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Red Hat Enterprise Linux 9 Essentials Book now available.

Purchase a copy of Red Hat Enterprise Linux 9 (RHEL 9) Essentials

Red Hat Enterprise Linux 9 Essentials Print and eBook (PDF) editions contain 34 chapters and 298 pages

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3. File Systems

Further Reading

The Storage Administration Guide provides further instructions on how to effectively manage file systems on Red Hat Enterprise Linux 6. Additionally, the Global File System 2 document details specific information on configuring and maintaining Red Hat Global File System 2 for Red Hat Enterprise Linux 6.

3.1. Fourth Extended Filesystem (ext4) Support

The fourth extended filesystem (ext4) is based on the third extended filesystem (ext3) and features a number of improvements. These include support for larger file systems and larger files, faster and more efficient allocation of disk space, no limit on the number of subdirectories within a directory, faster file system checking, and more robust journaling. The ext4 file system is selected by default and is highly recommended.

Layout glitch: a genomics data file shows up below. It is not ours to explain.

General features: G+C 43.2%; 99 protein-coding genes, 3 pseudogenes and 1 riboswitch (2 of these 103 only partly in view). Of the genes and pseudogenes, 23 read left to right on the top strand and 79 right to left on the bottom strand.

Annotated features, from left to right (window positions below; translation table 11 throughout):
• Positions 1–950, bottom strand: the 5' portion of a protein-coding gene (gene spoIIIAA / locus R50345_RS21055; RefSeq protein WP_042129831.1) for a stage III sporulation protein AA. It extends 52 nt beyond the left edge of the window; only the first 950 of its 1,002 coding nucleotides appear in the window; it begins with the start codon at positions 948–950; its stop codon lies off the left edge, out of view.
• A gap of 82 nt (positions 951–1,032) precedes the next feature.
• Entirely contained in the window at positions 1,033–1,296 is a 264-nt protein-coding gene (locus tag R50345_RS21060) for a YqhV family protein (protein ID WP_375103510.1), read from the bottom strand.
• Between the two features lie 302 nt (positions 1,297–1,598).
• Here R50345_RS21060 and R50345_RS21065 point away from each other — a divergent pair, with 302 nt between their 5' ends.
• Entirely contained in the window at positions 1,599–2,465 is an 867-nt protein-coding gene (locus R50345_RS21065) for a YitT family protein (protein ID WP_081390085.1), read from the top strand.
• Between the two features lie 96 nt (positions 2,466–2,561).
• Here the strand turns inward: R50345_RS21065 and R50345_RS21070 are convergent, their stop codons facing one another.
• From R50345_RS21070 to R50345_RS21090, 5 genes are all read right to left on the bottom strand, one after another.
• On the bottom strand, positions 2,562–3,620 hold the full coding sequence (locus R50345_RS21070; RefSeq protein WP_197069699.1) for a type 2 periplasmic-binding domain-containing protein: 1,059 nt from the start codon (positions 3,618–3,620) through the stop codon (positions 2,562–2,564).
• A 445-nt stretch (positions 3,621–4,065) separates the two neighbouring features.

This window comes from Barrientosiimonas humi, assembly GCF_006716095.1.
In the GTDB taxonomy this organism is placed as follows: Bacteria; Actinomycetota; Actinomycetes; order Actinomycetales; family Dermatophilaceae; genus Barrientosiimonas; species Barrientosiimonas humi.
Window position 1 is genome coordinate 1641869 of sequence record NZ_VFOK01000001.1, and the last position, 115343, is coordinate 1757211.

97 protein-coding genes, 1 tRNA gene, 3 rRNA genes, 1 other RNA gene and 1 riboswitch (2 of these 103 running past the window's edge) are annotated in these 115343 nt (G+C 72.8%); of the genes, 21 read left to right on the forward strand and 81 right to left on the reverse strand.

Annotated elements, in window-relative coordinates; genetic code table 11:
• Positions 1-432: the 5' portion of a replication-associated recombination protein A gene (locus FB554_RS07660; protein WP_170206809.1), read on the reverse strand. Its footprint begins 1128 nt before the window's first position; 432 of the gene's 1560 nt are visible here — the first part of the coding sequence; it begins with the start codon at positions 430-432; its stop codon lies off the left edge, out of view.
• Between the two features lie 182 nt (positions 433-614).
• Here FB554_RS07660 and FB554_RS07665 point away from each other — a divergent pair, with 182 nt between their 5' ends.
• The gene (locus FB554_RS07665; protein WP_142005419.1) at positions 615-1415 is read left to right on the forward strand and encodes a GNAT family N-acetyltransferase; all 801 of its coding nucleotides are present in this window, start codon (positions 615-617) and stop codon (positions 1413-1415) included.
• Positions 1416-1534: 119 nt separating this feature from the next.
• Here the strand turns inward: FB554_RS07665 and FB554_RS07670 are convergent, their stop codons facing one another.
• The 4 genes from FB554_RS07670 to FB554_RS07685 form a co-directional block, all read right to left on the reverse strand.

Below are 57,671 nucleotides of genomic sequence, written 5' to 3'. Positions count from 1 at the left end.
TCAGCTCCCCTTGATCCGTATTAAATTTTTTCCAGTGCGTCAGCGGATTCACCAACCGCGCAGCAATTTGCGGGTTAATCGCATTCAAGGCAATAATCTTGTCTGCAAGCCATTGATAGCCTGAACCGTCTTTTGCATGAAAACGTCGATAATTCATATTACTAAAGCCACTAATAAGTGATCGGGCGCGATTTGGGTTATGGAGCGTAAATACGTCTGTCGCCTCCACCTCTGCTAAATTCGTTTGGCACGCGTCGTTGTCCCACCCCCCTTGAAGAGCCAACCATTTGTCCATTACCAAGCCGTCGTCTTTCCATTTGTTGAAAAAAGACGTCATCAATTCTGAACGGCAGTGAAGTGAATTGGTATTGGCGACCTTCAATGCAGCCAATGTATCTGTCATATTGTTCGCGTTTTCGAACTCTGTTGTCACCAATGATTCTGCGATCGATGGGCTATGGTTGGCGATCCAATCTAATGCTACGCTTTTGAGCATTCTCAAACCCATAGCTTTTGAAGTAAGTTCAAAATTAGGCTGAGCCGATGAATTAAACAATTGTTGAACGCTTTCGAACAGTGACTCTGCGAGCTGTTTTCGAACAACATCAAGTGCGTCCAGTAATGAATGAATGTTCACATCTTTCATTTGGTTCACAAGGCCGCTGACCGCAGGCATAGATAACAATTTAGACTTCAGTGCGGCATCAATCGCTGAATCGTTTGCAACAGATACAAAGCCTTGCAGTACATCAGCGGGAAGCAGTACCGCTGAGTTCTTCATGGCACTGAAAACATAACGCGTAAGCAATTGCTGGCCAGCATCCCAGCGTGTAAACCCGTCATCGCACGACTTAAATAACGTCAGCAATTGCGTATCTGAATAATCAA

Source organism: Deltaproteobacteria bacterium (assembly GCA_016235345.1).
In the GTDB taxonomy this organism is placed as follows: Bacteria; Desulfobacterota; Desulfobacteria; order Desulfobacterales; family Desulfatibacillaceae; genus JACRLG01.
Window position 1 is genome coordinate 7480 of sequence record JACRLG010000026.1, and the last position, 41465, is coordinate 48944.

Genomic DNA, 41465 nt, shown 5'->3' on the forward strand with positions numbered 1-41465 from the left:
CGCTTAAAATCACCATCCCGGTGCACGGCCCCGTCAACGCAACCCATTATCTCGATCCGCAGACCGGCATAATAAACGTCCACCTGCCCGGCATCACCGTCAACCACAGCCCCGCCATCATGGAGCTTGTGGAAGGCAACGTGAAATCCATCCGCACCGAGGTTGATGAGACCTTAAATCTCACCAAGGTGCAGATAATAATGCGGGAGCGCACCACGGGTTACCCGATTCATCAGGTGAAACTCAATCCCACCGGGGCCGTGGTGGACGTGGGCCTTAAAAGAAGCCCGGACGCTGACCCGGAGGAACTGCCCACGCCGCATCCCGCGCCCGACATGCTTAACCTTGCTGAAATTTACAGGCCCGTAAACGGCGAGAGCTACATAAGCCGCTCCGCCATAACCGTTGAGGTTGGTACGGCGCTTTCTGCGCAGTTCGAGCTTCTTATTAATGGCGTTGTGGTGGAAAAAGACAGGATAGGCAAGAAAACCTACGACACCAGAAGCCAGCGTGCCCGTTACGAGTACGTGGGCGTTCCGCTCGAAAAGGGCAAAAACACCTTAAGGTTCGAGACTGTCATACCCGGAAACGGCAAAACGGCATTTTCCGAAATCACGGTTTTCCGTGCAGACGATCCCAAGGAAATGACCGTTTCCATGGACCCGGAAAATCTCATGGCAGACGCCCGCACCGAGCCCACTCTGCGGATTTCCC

3.2. XFS

XFS is a highly scalable, high-performance file system which was originally designed at Silicon Graphics, Inc. It was created to support filesystems up to 16 exabytes (approximately 16 million terabytes), files up to 8 exabytes (approximately 8 million terabytes) and directory structures containing tens of millions of entries.
XFS supports metadata journaling, which facilitates quicker crash recovery. The XFS file systems can also be defragmented and expanded while mounted and active.

3.3. Block Discard — Enhanced Support for Thinly Provisioned LUNs and SSD Devices

Filesystems in Red Hat Enterprise Linux 6 use the new block discard feature to allows a storage device to be informed when the filesystem detects that portions of a device (also known as blocks) are no longer in active use. While few storage devices feature block discard capabilities, newer solid state drives (SSDs) utilize this feature to optimize internal data layout and invoke proactive wear levelling. Additionally, some high end SCSI devices use block discard information to help implement thinly provisioned LUNs.

3.4. Network File System (NFS)

A Network File System (NFS) allows remote hosts to mount file systems over a network and interact with those file systems as though they were mounted locally. This enables system administrators to consolidate resources onto centralized servers on the network. Red Hat Enterprise Linux 6 supports NFSv2, NFSv3, and NFSv4 clients. Mounting a file system via NFS now defaults to NFSv4.
Additional improvements have been made to the NFS in Red Hat Enterprise Linux 6, providing enhanced support over Internet Protocol version 6 (IPv6)

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